Senators to tackle Edca
MANILA, Philippines—When they reconvene next week, senators will attempt to determine if the 10-year Enhanced Defense Cooperation Agreement (Edca) between the Philippines and the United States requires the concurrence of the Senate—the nation’s treaty-ratifying body.
The senators said they expected the deal, signed on Monday hours before the arrival of US President Barack Obama for a two-day state visit, to top the agenda of any caucus once Congress resumes its sessions on Monday.
Majority Leader Alan Peter Cayetano said he would seek a consensus on the agreement that grants the United States “unimpeded,” rent-free access to certain areas in Philippine military bases two decades after the shutdown of Clark Air Base and Subic Bay Naval Base—Washington’s largest overseas military facilities.
“Of course the allies of the President would want it to be part of the VFA (Visiting Forces Agreement), so there’s no need for the Senate to concur. But traditionally, the Senate wants to uphold its power and will insist that it exercise its sovereign power,” Cayetano said by phone.
He believed that the Edca constitutes a treaty requiring Senate ratification. He said the terms of the Edca indicated that the United States would enjoy the same if not more privileges than it did in the previous military bases agreement, which the Philippine Senate refused to renew in 1991 after more than half a century.
“At the very minimum, every single letter and punctuation mark should be scrutinized by the Senate. Better if the Senate has a consensus if it’s treaty and should be submitted for approval,” Cayetano said.
Sen. Miriam Defensor-Santiago, chair of the Senate foreign relations committee who twitted President Aquino and Obama for lack of good faith by letting their subalterns sign it last Monday, has asserted this should be first submitted to the Senate.
Sen. Antonio Trillanes IV, chair of the defense committee, disagrees. Even so, Trillanes said Thursday he would call an executive session of his panel so “pertinent matters” could be clarified with the Filipino officials who negotiated the deal.
“I’m convinced it is not a treaty but I’m also not stopping my fellow senators, if they feel otherwise, from raising the issue to the Supreme Court,” he said in a text message.
Cayetano said he would want to compare the terms of the Edca with those of a previous bases agreement with American troops, or with those of US agreements with other countries.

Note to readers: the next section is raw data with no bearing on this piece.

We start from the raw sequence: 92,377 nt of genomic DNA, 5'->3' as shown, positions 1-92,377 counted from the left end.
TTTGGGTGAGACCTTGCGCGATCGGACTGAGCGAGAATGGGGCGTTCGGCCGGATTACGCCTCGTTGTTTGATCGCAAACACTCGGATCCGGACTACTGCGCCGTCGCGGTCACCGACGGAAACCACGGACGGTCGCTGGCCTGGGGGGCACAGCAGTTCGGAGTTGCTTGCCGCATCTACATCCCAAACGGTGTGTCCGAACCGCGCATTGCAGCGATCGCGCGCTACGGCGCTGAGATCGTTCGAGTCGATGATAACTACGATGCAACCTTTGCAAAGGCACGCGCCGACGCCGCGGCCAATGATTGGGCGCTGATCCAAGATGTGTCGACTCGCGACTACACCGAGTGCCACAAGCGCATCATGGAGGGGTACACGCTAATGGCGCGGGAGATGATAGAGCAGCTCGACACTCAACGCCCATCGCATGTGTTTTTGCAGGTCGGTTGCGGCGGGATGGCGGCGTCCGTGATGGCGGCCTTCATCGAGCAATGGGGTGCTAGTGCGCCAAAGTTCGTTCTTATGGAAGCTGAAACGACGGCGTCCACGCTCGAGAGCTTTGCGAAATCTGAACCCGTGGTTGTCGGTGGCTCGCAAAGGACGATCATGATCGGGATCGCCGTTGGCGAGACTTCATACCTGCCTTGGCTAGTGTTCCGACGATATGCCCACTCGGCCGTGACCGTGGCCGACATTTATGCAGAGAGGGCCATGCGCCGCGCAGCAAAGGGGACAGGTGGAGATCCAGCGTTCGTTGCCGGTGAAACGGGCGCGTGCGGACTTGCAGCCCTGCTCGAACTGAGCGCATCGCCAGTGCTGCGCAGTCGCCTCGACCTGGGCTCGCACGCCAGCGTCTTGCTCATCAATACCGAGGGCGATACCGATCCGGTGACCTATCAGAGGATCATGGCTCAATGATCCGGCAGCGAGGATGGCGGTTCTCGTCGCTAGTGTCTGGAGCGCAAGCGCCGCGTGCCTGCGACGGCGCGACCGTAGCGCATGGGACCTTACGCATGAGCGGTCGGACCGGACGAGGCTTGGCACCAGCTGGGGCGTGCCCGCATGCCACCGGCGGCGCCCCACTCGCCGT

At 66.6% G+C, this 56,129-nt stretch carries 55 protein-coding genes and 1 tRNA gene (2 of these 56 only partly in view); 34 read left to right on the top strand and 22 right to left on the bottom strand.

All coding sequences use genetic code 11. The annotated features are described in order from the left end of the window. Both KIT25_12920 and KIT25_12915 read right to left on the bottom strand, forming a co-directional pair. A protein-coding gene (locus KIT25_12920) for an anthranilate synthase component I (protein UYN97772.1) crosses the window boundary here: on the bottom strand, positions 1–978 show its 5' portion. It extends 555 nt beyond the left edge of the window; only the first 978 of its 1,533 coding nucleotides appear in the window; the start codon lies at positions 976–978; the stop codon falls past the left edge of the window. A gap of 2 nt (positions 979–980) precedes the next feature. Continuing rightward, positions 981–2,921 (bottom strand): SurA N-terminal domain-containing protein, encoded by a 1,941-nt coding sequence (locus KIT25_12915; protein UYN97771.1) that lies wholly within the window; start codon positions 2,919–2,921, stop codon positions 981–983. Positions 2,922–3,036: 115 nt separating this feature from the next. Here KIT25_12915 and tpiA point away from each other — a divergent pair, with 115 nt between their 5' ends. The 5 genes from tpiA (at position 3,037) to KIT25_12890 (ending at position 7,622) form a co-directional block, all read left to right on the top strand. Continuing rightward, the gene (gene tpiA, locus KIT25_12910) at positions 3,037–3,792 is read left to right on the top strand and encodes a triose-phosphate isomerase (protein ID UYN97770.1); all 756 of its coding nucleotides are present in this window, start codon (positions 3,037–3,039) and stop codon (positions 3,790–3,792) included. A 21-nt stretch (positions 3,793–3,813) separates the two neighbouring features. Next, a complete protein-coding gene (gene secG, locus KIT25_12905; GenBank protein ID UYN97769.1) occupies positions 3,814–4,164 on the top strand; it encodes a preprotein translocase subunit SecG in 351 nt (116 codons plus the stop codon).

“Personally, I think they’re getting more … By doing it this way—they can build facilities, they can go in and out, etc.—I think it’s even better for them now,” he said. “If they’re going to get the same use and benefits, why should one be considered a treaty, and this one should not?”
“I don’t blame the Americans for getting a good deal,” he added.
Senate President Pro Tempore Ralph Recto said he expected a caucus on the agreement as well as other priority measures once the senators return to work on Monday.
“We will discuss it during the caucus. I’m sure everyone has read it by now,” he said.
Sen. Paolo Benigno Aquino IV is also deferring to the Supreme Court to rule on whether the deal is an implementing agreement or a separate treaty.
“If found to be at the level of a separate treaty from the MDT (Mutual Defense Treaty) I am confident that the Senate can ably fulfill its role of deliberating on the merits of the Edca and ensure that it indeed benefits the Filipino people,” he said.
But if found to be an implementing agreement of a previous treaty, the Senate could still exercise oversight function and ensure that it is implemented in compliance with the Constitution, he said.
Several members of the House of Representatives say they will question in the Supreme Court the constitutionality of the agreement hammered out as the Philippines faces an increasingly hostile China in territorial disputes in the South China Sea.
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